Cheating vs. ethical laziness

There’s no arguing that the Wash. U. undergraduate population is driven. We’re driven to be doctors, driven to make it to the East Coast for graduate school and driven to get straight A’s. Unfortunately, though, there are too many of us who are driven to do whatever it takes to make our transcripts impeccable.

At Monday’s Controversy n’ Coffee forum, “Am I cheating? A special forum on academic integrity,” Dean Dirk Killen said that every year the College of Arts & Sciences hears about 20-25 honor code violations.

As students, we know that this number is likely lower than the actual number of cheating occurrences. And when we take into account the number of students who loiter in the murky gray area in between cheating and unethical study habits, this number is sure to skyrocket.

We all came to college wanting to learn, excited about the prospect to study with thousands of students who shared our same interests and passions. Once we became inundated with full course loads, activities and social lives, though, we inevitably found shortcuts to take.

These shortcuts may not be explicitly labeled “cheating,” but strategies such as using back files, taking Adderall not prescribed to us and using Wikipedia for our papers lurk somewhere beneath the surface of genuine intellectual exploration and true academic integrity.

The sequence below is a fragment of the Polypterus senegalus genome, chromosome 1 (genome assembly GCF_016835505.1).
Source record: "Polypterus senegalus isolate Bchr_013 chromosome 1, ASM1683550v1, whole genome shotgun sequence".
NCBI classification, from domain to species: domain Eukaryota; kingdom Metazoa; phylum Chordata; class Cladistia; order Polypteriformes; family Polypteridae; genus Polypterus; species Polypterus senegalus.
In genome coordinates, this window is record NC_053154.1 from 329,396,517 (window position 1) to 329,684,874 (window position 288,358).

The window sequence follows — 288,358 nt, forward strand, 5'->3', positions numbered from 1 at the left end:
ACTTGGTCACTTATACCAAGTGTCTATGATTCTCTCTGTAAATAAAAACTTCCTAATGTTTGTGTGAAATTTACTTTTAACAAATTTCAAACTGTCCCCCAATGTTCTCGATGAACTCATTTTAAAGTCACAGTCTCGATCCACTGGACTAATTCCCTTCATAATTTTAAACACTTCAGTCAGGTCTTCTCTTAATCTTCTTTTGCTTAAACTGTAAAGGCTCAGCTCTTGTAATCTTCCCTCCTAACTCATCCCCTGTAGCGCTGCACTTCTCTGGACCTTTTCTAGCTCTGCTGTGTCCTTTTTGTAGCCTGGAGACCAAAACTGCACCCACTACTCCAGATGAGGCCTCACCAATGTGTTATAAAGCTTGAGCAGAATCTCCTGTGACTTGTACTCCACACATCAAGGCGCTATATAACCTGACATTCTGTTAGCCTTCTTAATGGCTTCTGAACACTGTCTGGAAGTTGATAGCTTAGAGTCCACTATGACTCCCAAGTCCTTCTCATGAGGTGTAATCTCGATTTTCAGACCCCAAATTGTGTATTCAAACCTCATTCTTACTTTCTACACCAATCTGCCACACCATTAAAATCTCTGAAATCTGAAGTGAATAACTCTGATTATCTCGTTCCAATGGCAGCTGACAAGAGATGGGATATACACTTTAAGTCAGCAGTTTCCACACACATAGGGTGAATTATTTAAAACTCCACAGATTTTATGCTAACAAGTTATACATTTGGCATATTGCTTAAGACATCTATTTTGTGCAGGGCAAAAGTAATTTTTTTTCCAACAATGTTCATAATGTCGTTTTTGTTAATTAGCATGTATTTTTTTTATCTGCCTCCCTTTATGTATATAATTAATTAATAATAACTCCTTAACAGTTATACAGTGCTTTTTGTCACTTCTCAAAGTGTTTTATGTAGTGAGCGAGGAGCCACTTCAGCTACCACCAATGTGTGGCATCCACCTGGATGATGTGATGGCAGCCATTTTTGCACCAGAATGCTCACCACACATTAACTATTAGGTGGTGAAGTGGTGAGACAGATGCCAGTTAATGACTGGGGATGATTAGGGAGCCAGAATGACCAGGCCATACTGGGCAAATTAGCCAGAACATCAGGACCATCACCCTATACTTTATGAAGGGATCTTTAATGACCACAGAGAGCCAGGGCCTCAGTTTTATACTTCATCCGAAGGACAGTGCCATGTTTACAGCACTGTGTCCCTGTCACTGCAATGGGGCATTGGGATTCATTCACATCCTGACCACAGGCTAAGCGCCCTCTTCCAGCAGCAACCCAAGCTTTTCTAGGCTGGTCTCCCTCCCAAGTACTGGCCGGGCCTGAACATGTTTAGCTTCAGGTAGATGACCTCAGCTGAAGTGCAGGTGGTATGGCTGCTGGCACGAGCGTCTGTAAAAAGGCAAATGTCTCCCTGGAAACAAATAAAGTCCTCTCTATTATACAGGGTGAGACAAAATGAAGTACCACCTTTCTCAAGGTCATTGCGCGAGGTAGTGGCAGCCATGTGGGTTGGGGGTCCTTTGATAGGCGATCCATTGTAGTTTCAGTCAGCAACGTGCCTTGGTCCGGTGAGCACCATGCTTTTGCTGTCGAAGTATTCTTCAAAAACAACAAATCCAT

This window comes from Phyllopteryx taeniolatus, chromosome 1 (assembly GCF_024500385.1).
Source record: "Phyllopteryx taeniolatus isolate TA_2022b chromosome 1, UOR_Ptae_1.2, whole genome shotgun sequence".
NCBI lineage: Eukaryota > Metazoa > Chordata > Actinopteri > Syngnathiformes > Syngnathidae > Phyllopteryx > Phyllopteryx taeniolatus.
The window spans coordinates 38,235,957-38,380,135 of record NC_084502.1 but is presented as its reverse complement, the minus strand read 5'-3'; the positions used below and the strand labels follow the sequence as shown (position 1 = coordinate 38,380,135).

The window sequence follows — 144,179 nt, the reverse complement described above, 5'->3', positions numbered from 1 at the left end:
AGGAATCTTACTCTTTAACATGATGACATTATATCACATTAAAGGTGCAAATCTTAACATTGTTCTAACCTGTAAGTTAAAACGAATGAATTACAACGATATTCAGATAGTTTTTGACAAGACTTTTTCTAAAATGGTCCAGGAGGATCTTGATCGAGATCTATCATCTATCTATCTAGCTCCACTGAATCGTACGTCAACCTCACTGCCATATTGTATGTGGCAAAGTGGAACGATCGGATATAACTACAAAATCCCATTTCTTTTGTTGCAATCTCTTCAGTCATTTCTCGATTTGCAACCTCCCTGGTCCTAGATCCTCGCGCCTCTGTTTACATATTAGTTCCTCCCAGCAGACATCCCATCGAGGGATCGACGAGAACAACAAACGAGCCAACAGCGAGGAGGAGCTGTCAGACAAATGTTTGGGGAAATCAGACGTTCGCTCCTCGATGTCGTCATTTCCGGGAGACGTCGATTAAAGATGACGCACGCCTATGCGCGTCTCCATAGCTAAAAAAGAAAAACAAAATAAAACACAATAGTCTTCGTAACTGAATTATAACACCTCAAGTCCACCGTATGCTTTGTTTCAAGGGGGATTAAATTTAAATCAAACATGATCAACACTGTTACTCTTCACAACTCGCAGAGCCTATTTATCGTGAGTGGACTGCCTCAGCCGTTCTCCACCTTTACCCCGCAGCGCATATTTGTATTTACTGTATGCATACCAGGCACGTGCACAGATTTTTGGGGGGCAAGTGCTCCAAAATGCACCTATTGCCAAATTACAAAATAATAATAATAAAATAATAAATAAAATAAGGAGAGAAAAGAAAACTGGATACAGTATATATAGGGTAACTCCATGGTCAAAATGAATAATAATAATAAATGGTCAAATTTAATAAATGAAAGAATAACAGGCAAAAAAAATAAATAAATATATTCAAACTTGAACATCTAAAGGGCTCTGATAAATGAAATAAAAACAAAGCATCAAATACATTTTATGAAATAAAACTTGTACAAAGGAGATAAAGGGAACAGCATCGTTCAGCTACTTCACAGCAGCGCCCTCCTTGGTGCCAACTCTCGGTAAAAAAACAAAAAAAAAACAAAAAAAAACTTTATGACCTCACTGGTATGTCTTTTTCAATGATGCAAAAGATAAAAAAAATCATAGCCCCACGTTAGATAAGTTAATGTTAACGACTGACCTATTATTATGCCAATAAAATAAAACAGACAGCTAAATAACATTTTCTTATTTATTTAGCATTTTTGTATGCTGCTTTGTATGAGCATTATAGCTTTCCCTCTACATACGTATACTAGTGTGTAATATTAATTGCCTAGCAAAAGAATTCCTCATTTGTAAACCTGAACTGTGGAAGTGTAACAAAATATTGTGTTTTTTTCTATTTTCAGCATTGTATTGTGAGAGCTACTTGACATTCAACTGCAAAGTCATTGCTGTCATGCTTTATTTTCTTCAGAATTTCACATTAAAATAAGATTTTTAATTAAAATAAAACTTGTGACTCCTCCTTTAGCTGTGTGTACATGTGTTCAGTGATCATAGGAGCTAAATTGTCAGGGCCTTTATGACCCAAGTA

Oftentimes, we begin to use these strategies when we find ourselves in a time crunch. In doing so, we forget that the true purpose of our education is to learn how to think, not to obliquely memorize someone else’s notes or to frantically piece together summaries of what philosophers said.

Moreover, we inhabit an environment of pervasive competition—a campus full of type-A personalities eager to get top jobs and get into graduate school. Stacking ourselves up against our fellow students, we are often tempted to use whatever means necessary to ensure that we can stay in the game.